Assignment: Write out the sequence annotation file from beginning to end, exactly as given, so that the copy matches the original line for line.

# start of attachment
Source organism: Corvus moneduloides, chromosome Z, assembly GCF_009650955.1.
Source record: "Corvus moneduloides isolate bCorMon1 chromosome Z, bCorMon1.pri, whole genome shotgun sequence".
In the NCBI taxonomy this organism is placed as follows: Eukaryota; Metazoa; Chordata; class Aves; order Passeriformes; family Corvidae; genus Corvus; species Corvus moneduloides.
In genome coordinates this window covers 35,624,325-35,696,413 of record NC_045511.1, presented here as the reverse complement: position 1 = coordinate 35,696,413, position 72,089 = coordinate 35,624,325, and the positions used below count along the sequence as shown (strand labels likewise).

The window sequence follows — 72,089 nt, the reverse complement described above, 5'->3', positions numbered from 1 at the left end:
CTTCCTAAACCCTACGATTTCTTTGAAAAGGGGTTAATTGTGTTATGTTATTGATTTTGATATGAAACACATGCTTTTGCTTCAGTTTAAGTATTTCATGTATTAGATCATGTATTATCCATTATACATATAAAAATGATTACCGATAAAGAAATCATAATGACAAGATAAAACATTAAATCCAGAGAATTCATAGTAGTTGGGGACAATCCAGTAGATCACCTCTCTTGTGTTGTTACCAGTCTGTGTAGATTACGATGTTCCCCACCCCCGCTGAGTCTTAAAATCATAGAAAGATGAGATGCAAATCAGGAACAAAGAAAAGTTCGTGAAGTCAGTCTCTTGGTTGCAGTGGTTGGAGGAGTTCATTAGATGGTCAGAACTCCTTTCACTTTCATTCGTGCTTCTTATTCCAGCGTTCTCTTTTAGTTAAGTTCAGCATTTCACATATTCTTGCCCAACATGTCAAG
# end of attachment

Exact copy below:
Source organism: Corvus moneduloides, chromosome Z, assembly GCF_009650955.1.
Source record: "Corvus moneduloides isolate bCorMon1 chromosome Z, bCorMon1.pri, whole genome shotgun sequence".
In the NCBI taxonomy this organism is placed as follows: Eukaryota; Metazoa; Chordata; class Aves; order Passeriformes; family Corvidae; genus Corvus; species Corvus moneduloides.
In genome coordinates this window covers 35,624,325-35,696,413 of record NC_045511.1, presented here as the reverse complement: position 1 = coordinate 35,696,413, position 72,089 = coordinate 35,624,325, and the positions used below count along the sequence as shown (strand labels likewise).

The window sequence follows — 72,089 nt, the reverse complement described above, 5'->3', positions numbered from 1 at the left end:
CTTCCTAAACCCTACGATTTCTTTGAAAAGGGGTTAATTGTGTTATGTTATTGATTTTGATATGAAACACATGCTTTTGCTTCAGTTTAAGTATTTCATGTATTAGATCATGTATTATCCATTATACATATAAAAATGATTACCGATAAAGAAATCATAATGACAAGATAAAACATTAAATCCAGAGAATTCATAGTAGTTGGGGACAATCCAGTAGATCACCTCTCTTGTGTTGTTACCAGTCTGTGTAGATTACGATGTTCCCCACCCCCGCTGAGTCTTAAAATCATAGAAAGATGAGATGCAAATCAGGAACAAAGAAAAGTTCGTGAAGTCAGTCTCTTGGTTGCAGTGGTTGGAGGAGTTCATTAGATGGTCAGAACTCCTTTCACTTTCATTCGTGCTTCTTATTCCAGCGTTCTCTTTTAGTTAAGTTCAGCATTTCACATATTCTTGCCCAACATGTCAAG